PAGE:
The current version of MATLAB, as far as one can see on the table presented on their pages, offers "support" (not maybe an exact term this) for Intel's fortran compiler v.10.1. Is it perhaps known when in the future versions v.11.0 will be supported ? I know it cannot be known for certain, but circa ... next version, second next from now ? With regards to all, Paul Paul Huber <phuber@invalid.com> wrote in message <oossd55julsqn3i9au2r4sup4elpnaih2c@4ax.com>... > The current version of MATLAB, as far as one can see on the table > presented on their pages, off...

Postgresql equivalent for MySQL's 'rollup' function?
I'm beginning to move a very simple set of php scripts from MySQL to Postgresql and want to know if Postgresql has anything like MySQL's rollup function. I use several scripts that pull out time and dollar data, break it out by time period and have a total at the bottom. Anything like that? I haven't stumbled across anything yet. thanks, r rloef@interfold.com wrote: > I'm beginning to move a very simple set of php scripts from MySQL to > Postgresql and want to know if Postgresql has anything like MySQL's > rollup function. I use several scripts that pull out time and dollar > data, break it out by time period and have a total at the bottom. > Anything like that? I haven't stumbled across anything yet. > > thanks, > > r > I'm not an expert of MySQL, but the documentation says that the "WITH ROLLUP modifier" of the GROUP BY clause in the SELECT statement gives you the kind of query result you described, that should be: 1999 $1500 2000 $1400 2001 $100 (Total) $3000 In PostgreSQL you could do this by using a UNION between 2 queries. Consider this: CREATE TABLE public.sales ( year varchar(4), --other fields, for example product name, customer code, ... price float4 --money is deprecated. For more precision, you should use NUMERIC ); (Now, insert some data...) And run the following query: SELECT year, SUM(price) FROM sales ...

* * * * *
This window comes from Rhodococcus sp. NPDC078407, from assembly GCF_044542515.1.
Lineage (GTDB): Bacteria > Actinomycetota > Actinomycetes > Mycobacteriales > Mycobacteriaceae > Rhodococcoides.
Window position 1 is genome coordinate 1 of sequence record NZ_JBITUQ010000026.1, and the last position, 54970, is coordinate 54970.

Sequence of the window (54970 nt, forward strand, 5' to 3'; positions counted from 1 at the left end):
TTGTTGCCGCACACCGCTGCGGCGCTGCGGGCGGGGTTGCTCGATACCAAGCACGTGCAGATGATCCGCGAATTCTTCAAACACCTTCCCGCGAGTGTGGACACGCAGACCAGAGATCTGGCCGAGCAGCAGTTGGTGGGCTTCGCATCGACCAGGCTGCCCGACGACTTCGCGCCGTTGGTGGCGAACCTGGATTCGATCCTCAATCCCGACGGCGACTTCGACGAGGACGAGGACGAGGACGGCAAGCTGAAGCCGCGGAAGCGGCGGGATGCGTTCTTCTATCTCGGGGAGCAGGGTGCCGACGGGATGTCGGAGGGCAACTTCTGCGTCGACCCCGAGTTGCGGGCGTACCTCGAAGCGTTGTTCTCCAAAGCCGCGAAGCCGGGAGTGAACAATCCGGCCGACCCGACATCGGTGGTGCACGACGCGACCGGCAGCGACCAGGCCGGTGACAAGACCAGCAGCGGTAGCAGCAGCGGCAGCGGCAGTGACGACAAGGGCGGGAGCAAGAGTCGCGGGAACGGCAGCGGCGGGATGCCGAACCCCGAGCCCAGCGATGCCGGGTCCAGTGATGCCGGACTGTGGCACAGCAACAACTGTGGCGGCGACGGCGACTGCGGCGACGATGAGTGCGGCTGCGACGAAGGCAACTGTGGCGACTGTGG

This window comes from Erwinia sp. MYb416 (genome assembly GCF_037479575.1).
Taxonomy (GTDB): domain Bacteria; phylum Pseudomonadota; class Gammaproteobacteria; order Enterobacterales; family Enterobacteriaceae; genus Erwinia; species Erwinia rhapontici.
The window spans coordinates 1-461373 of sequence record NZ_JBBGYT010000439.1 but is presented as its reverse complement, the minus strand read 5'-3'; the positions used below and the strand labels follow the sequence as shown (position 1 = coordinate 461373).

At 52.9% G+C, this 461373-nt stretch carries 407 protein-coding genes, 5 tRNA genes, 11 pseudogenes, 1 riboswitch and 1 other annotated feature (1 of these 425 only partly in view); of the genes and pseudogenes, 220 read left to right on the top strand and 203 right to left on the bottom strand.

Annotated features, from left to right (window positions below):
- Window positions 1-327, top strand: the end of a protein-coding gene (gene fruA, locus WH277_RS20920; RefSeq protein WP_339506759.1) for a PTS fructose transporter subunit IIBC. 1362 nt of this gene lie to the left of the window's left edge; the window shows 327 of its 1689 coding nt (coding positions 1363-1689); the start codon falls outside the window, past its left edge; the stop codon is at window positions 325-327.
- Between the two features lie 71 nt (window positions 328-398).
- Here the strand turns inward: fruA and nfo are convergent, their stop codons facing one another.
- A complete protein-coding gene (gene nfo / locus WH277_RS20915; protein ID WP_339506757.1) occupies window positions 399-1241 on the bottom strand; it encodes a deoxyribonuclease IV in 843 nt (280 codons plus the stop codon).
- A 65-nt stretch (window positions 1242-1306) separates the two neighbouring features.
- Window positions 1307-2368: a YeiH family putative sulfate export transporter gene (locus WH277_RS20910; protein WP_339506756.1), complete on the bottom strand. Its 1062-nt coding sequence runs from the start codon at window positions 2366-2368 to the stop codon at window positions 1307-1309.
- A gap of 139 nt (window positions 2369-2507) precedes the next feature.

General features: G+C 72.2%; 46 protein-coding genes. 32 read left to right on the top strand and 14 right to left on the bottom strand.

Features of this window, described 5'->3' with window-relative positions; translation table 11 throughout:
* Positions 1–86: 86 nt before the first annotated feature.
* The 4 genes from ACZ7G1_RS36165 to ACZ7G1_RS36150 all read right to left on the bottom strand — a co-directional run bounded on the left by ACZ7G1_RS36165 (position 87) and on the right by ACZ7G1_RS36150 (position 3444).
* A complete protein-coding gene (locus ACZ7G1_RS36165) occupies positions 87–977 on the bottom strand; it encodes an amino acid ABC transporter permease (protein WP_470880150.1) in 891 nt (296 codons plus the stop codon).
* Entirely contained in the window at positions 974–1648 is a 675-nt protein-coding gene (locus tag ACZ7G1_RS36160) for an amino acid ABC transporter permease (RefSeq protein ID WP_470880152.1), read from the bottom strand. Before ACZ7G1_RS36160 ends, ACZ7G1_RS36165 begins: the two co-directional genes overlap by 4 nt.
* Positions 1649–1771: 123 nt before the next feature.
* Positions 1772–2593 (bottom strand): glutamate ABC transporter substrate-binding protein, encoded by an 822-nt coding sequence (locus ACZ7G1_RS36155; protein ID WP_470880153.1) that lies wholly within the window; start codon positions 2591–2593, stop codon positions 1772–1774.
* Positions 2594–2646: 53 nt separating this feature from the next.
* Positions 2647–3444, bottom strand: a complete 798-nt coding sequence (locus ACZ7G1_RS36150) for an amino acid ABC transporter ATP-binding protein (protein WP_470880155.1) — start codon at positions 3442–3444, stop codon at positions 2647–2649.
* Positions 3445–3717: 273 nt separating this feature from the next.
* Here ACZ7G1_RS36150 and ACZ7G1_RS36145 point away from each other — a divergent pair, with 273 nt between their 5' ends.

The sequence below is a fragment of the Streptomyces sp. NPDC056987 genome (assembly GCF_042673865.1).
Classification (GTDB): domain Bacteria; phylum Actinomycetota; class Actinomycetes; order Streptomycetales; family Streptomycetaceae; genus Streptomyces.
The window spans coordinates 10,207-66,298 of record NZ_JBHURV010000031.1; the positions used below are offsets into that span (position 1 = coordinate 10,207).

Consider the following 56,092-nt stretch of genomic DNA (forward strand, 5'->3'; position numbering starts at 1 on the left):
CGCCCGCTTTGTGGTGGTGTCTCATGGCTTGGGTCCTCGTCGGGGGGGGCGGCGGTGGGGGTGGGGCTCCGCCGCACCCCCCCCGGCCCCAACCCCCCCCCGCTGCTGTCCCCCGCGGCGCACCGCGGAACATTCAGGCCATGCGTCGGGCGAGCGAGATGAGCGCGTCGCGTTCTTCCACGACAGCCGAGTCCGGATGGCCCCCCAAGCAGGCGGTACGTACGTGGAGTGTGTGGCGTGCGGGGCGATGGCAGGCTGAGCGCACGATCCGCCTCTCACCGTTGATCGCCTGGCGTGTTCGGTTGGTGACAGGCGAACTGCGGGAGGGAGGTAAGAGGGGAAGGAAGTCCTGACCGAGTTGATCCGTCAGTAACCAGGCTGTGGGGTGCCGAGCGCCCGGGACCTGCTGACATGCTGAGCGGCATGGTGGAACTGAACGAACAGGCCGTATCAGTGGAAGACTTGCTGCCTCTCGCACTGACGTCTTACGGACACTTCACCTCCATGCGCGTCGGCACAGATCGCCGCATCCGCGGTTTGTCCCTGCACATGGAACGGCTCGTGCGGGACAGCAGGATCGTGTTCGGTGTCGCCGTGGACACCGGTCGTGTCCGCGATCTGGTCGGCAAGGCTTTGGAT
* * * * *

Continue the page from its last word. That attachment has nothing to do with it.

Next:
what's wrong with "make check-fortran"'s result of gfortran 20071130?
FAIL: gfortran.dg/bind_c_usage_16.f03 -O0 execution test FAIL: gfortran.dg/bind_c_usage_16.f03 -O1 execution test FAIL: gfortran.dg/bind_c_usage_16.f03 -O2 execution test FAIL: gfortran.dg/bind_c_usage_16.f03 -O3 -fomit-frame-pointer execution test FAIL: gfortran.dg/bind_c_usage_16.f03 -O3 -fomit-frame-pointer - funroll-loops execution test FAIL: gfortran.dg/bind_c_usage_16.f03 -O3 -fomit-frame-pointer - funroll-all-loops -finline-functions execution test FAIL: gfortran.dg/bind_c_usage_16.f03 -O3 -g execution test FAIL: gfortran.dg/bind_c_usage_16.f03 -Os execution test all the...

Output returned by S-function 'xxxxxxx' in 'xxxxx/S-Function' during flag=3 call must be a real vector of length 1
Hi there, I've found several posts where people are experiencing this error "Output returned by S-function 'xxxxxxx' in 'xxxxxxx/S-Function' during flag=3 call must be a real vector of length 1" but I haven't been able to access a definitive solution. My m-files ran successfully with my previously installed version of Matlab/Simulink (i think V12 from 2000) but I've just upgraded to 2011a and now see this error. in InitializeSizes(u): sizes.NumOutputs = 1; sizes.NumInputs = 2; in Output(t,u): if u(2) == 0 u(2) = 1; end sys = u(1)/u(2); Does anyone have any hints? Is there a new syntax? cheers, Mel "Mel Cutler" <melcinasia@yahoo.co.nz> wrote in message news:iq7t6t$2ld$1@newscl01ah.mathworks.com... > Hi there, > > I've found several posts where people are experiencing this error > "Output returned by S-function 'xxxxxxx' in 'xxxxxxx/S-Function' during > flag=3 call must be a real vector of length 1" but I haven't been able to > access a definitive solution. > > My m-files ran successfully with my previously installed version of > Matlab/Simulink (i think V12 from 2000) but I've just upgraded to 2011a > and now see this error. > > in InitializeSizes(u): > sizes.NumOutputs = 1; > sizes.NumInputs = 2; > > in Output(t,u): > if u(2) == 0 > u(2) = 1; > end > sys = u(1)/u(2); > > Does anyone...

Fortran equivalent of Matlab
1) is there an equivalent of the "sparse" in fortran 90/95 2) is there a short-cut way of solving a system of linear equations (Ax=b) in fortran 90/95? Basically, i am looking for an equivalent of x=A\b. "Vinit Singh" <vinitsingh355@gmail.com> wrote in message news:<eef4ff7.-1@webx.raydaftYaTP>... > 1) is there an equivalent of the "sparse" in fortran 90/95 > > 2) is there a short-cut way of solving a system of linear equations > (Ax=b) in fortran 90/95? Basically, i am looking for an equivalent of > x=A\b. (1) The concept of sparse ...

Fortran S-function